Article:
Wednesday, December 14, 2011 8.00am
By Warren Rossiter, Cycling Plus
The Specialized Allez is the company's big sales success. Since its launch, the range has always been considered by our testers as the default benchmark of true road bikes at the £700-£1,000 mark. With its combination of light aluminium frame, competent drivetrain and a smattering of well-chosen kit from Specialized’s in-house componentry lines, the Allez has always been a winner in our eyes.
- Highs: Proper race bike proportions and superb handling, yet Specialized have managed to dial in comfort too
- Lows: For the money the Elite has no serious flaws
- Buy if: You're looking for a true race bike on a budget
The £900 Allez Elite features the latest incarnation of Shimano’s Tiagra groupset. Combining a compact chainset and a very usable 11-28T cassette, this is the perfect setup for newer riders looking for a good range of lower gears for climbing. What is new for 2012 is the wheel choice: Axis 1.0s, the latest introductory model from DT Swiss. We don’t expect ultra-light at this price, and the DTs certainly aren’t, but they're well built, with good quality standard cone bearings and solid seals.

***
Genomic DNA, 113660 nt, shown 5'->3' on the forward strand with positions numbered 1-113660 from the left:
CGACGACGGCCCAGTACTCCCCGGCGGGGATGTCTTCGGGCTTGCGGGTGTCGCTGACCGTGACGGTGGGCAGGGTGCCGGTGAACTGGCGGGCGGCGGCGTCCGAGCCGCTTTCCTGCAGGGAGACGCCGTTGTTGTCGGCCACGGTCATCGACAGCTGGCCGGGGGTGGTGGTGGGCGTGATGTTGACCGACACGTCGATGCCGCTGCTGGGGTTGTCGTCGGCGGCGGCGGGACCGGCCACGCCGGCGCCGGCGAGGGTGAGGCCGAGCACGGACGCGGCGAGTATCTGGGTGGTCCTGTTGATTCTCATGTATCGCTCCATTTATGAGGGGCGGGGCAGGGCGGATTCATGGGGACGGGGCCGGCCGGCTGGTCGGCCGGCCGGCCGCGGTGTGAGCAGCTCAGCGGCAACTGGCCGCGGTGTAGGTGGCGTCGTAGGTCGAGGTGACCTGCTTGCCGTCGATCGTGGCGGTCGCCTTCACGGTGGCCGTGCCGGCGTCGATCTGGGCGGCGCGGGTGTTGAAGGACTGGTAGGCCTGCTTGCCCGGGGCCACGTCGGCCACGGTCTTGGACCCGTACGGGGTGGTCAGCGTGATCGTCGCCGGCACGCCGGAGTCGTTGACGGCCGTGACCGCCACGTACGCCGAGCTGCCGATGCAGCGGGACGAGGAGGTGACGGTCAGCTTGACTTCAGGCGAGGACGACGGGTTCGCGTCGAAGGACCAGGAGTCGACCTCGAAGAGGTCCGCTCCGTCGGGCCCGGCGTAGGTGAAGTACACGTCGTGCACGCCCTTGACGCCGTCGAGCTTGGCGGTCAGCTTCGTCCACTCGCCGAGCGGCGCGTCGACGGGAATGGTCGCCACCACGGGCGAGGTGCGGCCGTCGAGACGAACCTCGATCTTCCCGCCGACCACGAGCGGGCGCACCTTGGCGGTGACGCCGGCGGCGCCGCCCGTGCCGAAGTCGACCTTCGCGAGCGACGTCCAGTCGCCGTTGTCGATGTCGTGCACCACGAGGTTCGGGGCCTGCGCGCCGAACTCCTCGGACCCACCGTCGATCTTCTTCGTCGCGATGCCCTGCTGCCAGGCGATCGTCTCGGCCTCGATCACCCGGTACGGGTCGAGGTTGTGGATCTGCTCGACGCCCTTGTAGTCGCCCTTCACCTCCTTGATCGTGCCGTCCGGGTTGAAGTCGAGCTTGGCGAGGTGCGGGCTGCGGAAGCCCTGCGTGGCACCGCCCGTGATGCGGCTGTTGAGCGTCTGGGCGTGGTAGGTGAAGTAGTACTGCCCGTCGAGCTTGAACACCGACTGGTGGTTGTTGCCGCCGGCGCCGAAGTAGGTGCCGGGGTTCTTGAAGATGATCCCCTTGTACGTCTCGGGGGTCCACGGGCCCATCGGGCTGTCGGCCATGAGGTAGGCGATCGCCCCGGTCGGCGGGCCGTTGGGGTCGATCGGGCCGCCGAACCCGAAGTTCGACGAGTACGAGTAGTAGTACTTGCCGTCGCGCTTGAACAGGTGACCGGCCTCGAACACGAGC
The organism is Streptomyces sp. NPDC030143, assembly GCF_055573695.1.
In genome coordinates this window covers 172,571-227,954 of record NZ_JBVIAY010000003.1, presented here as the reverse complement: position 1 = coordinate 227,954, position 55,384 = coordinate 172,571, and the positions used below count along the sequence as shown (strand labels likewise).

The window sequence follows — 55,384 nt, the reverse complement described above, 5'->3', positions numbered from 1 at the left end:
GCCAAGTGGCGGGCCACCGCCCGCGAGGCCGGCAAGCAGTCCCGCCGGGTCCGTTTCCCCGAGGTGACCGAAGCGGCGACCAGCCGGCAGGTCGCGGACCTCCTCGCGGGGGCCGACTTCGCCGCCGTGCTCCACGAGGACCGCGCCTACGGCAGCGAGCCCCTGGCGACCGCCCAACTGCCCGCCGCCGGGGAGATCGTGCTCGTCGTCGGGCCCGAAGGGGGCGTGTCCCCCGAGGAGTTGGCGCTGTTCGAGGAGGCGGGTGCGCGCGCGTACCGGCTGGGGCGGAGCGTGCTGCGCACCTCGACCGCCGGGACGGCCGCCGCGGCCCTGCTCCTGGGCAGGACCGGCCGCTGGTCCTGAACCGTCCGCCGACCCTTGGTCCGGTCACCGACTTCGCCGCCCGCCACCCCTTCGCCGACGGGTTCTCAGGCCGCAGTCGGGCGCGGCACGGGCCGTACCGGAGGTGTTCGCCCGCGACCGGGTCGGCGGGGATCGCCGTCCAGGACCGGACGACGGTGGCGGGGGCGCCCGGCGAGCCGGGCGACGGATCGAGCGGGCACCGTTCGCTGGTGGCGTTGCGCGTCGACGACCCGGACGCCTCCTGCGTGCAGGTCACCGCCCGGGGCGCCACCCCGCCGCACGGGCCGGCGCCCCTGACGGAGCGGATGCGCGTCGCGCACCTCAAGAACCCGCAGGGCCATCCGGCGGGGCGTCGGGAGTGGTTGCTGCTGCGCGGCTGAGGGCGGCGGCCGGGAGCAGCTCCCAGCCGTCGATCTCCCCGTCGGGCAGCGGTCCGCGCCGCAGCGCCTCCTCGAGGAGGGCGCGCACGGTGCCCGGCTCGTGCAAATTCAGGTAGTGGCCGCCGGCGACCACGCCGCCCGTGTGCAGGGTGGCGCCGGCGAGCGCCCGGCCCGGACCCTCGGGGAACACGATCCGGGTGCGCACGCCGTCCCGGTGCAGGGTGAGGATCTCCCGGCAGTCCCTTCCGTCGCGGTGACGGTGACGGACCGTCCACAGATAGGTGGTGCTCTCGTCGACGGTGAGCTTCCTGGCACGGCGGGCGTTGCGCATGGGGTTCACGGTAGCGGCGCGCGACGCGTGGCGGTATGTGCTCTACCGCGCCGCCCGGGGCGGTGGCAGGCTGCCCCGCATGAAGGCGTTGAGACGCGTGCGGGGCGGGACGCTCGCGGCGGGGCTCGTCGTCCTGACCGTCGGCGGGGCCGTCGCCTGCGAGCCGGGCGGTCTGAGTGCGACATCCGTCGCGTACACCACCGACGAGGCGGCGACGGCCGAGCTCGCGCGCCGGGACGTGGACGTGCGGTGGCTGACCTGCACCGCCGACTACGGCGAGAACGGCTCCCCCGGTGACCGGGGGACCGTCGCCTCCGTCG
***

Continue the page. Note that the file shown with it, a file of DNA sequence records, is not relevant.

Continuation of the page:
What we’ve always loved about the Allez is the geometry. Despite its modest price it’s definitely designed to race. With a sharp head angle and a straight fork it’s brimming with fast, responsive reactions to input. The wheelbase is short with tight chainstays to boot. What’s refreshing about the Elite is that although it’s very much aggressive in poise, it’s also remarkably well mannered as a day-today ride.
For an all-metal frame it has a beautifully smooth manner. Across broken surfaces and coarse roads it’s free of jolts, bangs and vibration. The frame handles a lot of the smoothness but much of the comfort is down to the excellent contact points. The Specialized Body Geometry Riva saddle has a narrow profile and a slim shape overall, but the upper is deeply padded with a large pressure-relieving channel. In fact, we had to adjust the saddle height to allow for the sag when seated.
The compact drop bar and quality tape – fitted to the bike with Specialized’s clever adjustable stem – take plenty of road buzz away, and the big volume Espoirs are among the best budget tyres we’ve seen. The highly patterned tread handles wet conditions remarkably well, while in the dry the soft gummy rubber has excellent levels of grip. Overall, it’s rare to find a bike with proper race geometry that has this much comfort. The fact that you can get all this for under a grand is remarkable.
This article was originally published in Cycling Plus magazine.
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